The United States and its partners in the so-called P5+1 – the five permanent members of the UN Security Council plus Germany – are discussing what they might propose to Iran should new negotiations take place. The most urgent demand is for Iran to stop enriching uranium to a level of 20 percent U-235, the isotope necessary for nuclear explosions.

However, the US and its partners have not decided what to offer Iran beyond fuel for a reactor that produces medical isotopes.

A hard-line Iranian newspaper, Keyhan, defiantly suggested Wednesday that Iran immediately cut off oil sales to Europe, which in the past has purchased about 18 percent of Iran’s oil exports. Keyhan also repeated Iranian threats to close the Strait of Hormuz, through which 20 percent of world oil supplies pass.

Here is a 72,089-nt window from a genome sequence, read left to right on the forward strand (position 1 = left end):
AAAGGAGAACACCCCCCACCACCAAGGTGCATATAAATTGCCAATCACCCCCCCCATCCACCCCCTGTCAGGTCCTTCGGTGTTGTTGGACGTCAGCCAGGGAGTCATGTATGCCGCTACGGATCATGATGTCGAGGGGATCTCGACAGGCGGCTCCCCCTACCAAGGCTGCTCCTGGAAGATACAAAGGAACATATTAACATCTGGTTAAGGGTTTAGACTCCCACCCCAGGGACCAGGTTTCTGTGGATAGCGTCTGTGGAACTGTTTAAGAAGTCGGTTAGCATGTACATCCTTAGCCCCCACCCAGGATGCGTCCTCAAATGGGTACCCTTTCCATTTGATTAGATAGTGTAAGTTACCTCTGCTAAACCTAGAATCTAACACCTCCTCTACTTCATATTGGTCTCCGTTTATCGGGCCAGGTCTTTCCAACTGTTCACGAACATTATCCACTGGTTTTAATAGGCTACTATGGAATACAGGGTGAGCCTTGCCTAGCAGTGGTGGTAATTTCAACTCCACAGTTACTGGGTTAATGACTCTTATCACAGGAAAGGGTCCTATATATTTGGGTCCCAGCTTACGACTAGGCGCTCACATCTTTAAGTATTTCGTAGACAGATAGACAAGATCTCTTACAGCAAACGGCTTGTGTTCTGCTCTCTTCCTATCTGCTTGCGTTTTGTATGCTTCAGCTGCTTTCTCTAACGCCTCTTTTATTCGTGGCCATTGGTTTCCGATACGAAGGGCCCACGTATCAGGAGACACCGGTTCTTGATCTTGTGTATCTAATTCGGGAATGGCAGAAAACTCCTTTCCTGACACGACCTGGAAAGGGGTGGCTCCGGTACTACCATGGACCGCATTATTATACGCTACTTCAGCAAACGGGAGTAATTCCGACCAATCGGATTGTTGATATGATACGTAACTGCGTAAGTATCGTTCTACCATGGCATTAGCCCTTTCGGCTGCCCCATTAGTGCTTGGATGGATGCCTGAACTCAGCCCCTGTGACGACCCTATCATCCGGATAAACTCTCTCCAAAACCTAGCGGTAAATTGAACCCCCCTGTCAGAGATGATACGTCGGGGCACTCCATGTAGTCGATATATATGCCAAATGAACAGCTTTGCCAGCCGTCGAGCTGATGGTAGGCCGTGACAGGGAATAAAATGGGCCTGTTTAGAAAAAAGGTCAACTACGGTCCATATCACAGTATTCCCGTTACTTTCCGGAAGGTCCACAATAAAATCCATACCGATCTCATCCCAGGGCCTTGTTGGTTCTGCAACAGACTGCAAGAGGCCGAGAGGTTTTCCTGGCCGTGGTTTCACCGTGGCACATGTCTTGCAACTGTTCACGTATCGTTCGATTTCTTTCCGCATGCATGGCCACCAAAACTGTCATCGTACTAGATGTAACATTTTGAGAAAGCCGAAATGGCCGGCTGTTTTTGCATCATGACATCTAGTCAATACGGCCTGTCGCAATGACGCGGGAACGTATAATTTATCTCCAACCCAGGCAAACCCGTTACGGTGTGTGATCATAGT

Other Iranian media were more sober, reflecting a deepening economic crisis that has seen the Iranian currency, the rial, lose more than half its value in recent months. The newspaper Javan, according to a translation by Mideast Mirror, called the new sanctions “a planned conspiracy, which we need to deal with wisely and cautiously and not provide opportunity to our enemies.”

Barbara Slavin is a senior fellow at the Atlantic Council and member of its Iran Task Force, former senior diplomatic reporter for USA Today and former Mideast correspondent for The Economist. This article originally appeared on